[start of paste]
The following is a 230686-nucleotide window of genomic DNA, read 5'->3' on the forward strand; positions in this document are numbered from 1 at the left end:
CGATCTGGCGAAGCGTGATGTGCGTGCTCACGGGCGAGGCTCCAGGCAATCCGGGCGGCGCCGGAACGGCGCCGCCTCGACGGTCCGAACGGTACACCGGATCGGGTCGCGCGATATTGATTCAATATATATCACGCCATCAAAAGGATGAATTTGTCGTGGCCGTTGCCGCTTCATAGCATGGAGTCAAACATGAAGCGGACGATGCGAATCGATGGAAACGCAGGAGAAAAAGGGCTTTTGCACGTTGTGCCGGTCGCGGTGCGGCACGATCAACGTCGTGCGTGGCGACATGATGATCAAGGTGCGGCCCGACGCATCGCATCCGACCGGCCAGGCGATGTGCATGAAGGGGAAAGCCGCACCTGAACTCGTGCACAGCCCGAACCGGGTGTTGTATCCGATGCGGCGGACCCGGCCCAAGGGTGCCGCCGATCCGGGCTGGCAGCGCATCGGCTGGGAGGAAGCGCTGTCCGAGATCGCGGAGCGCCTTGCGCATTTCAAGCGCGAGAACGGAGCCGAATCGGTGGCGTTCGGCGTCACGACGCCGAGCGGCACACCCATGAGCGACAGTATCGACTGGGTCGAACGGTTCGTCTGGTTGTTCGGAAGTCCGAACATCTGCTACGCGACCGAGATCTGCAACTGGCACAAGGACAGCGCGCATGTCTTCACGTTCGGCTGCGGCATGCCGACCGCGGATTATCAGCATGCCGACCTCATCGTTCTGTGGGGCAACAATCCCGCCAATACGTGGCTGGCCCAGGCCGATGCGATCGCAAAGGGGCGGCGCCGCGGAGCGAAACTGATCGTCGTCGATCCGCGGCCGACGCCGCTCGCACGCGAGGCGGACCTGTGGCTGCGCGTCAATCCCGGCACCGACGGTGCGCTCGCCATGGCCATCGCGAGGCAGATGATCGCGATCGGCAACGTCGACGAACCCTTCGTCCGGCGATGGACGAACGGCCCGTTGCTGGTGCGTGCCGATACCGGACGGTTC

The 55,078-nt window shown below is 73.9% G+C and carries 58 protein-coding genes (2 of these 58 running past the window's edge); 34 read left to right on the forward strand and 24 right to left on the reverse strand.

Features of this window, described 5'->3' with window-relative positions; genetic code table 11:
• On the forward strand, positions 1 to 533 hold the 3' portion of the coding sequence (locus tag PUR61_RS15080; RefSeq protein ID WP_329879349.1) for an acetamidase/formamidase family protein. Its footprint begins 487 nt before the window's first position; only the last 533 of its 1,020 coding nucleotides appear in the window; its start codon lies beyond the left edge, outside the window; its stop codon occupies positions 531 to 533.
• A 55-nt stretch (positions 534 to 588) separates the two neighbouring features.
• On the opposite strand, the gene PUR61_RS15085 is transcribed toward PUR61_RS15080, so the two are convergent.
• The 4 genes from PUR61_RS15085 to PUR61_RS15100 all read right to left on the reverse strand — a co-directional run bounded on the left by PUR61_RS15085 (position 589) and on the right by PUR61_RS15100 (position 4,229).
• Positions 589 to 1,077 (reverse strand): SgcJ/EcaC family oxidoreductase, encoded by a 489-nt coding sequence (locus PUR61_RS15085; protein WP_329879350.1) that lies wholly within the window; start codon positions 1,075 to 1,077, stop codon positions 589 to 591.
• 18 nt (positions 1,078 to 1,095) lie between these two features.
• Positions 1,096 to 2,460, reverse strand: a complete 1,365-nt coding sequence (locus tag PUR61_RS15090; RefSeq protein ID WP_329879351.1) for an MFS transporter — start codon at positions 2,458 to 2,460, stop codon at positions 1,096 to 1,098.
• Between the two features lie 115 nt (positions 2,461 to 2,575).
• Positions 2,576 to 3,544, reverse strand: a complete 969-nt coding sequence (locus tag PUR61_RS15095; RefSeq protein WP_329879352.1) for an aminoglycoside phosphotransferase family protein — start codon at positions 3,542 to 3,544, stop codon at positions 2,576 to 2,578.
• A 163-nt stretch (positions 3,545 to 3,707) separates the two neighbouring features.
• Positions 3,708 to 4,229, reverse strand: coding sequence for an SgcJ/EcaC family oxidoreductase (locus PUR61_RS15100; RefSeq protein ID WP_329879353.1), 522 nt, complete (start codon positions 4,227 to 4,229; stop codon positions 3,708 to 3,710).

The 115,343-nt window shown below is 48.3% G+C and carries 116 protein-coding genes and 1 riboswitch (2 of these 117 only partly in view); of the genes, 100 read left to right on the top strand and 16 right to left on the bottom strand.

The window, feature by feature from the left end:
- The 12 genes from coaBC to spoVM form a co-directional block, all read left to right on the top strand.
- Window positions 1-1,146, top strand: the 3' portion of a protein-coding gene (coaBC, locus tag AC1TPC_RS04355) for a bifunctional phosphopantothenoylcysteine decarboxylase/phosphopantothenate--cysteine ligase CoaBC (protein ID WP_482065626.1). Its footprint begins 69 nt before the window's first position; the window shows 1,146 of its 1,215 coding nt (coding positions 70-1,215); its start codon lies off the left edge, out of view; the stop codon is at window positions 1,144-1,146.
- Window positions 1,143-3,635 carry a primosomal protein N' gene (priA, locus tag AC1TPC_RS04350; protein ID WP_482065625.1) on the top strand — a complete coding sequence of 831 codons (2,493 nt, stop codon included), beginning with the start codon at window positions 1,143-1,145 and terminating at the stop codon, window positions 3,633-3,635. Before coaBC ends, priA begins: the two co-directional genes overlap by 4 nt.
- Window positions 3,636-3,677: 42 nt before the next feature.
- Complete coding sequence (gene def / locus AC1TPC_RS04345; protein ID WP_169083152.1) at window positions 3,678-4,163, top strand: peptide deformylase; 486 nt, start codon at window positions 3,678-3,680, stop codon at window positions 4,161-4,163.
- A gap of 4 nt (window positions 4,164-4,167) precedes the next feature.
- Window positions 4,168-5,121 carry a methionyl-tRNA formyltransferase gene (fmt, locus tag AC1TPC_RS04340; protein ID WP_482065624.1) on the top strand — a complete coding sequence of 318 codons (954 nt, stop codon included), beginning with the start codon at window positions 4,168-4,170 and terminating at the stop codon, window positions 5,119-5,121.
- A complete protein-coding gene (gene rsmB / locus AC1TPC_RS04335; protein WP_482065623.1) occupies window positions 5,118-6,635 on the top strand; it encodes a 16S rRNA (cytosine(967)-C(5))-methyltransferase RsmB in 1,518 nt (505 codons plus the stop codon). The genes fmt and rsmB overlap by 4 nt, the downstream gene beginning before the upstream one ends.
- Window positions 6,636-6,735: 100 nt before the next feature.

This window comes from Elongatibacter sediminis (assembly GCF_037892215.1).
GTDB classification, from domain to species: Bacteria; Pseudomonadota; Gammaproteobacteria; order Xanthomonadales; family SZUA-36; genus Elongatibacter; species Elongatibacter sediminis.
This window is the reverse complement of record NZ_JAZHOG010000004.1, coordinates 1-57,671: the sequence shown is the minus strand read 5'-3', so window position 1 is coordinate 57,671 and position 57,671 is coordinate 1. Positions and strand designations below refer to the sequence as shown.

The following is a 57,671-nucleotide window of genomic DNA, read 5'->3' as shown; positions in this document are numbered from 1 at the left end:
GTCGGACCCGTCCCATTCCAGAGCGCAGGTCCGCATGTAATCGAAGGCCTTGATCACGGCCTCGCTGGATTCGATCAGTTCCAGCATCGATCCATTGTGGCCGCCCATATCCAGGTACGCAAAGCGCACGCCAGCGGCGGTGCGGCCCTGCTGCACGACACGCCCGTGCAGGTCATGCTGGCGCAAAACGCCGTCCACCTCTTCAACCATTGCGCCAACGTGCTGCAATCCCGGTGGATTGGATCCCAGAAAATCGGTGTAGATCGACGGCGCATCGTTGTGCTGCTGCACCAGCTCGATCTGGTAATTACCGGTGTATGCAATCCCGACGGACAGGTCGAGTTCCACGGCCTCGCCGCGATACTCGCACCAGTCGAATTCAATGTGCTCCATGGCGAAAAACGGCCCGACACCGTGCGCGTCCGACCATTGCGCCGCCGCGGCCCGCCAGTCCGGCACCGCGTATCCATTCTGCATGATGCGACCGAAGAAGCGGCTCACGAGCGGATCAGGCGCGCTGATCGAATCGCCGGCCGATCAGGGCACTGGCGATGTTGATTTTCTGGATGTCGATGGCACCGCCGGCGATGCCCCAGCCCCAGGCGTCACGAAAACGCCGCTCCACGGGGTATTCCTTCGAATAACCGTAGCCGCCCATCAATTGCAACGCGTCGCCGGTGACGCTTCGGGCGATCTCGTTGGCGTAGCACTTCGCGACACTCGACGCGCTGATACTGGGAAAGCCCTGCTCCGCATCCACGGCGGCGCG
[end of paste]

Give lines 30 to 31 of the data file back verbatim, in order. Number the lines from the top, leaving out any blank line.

The following is a 57,671-nucleotide window of genomic DNA, read 5'->3' as shown; positions in this document are numbered from 1 at the left end:
GTCGGACCCGTCCCATTCCAGAGCGCAGGTCCGCATGTAATCGAAGGCCTTGATCACGGCCTCGCTGGATTCGATCAGTTCCAGCATCGATCCATTGTGGCCGCCCATATCCAGGTACGCAAAGCGCACGCCAGCGGCGGTGCGGCCCTGCTGCACGACACGCCCGTGCAGGTCATGCTGGCGCAAAACGCCGTCCACCTCTTCAACCATTGCGCCAACGTGCTGCAATCCCGGTGGATTGGATCCCAGAAAATCGGTGTAGATCGACGGCGCATCGTTGTGCTGCTGCACCAGCTCGATCTGGTAATTACCGGTGTATGCAATCCCGACGGACAGGTCGAGTTCCACGGCCTCGCCGCGATACTCGCACCAGTCGAATTCAATGTGCTCCATGGCGAAAAACGGCCCGACACCGTGCGCGTCCGACCATTGCGCCGCCGCGGCCCGCCAGTCCGGCACCGCGTATCCATTCTGCATGATGCGACCGAAGAAGCGGCTCACGAGCGGATCAGGCGCGCTGATCGAATCGCCGGCCGATCAGGGCACTGGCGATGTTGATTTTCTGGATGTCGATGGCACCGCCGGCGATGCCCCAGCCCCAGGCGTCACGAAAACGCCGCTCCACGGGGTATTCCTTCGAATAACCGTAGCCGCCCATCAATTGCAACGCGTCGCCGGTGACGCTTCGGGCGATCTCGTTGGCGTAGCACTTCGCGACACTCGACGCGCTGATACTGGGAAAGCCCTGCTCCGCATCCACGGCGGCGCG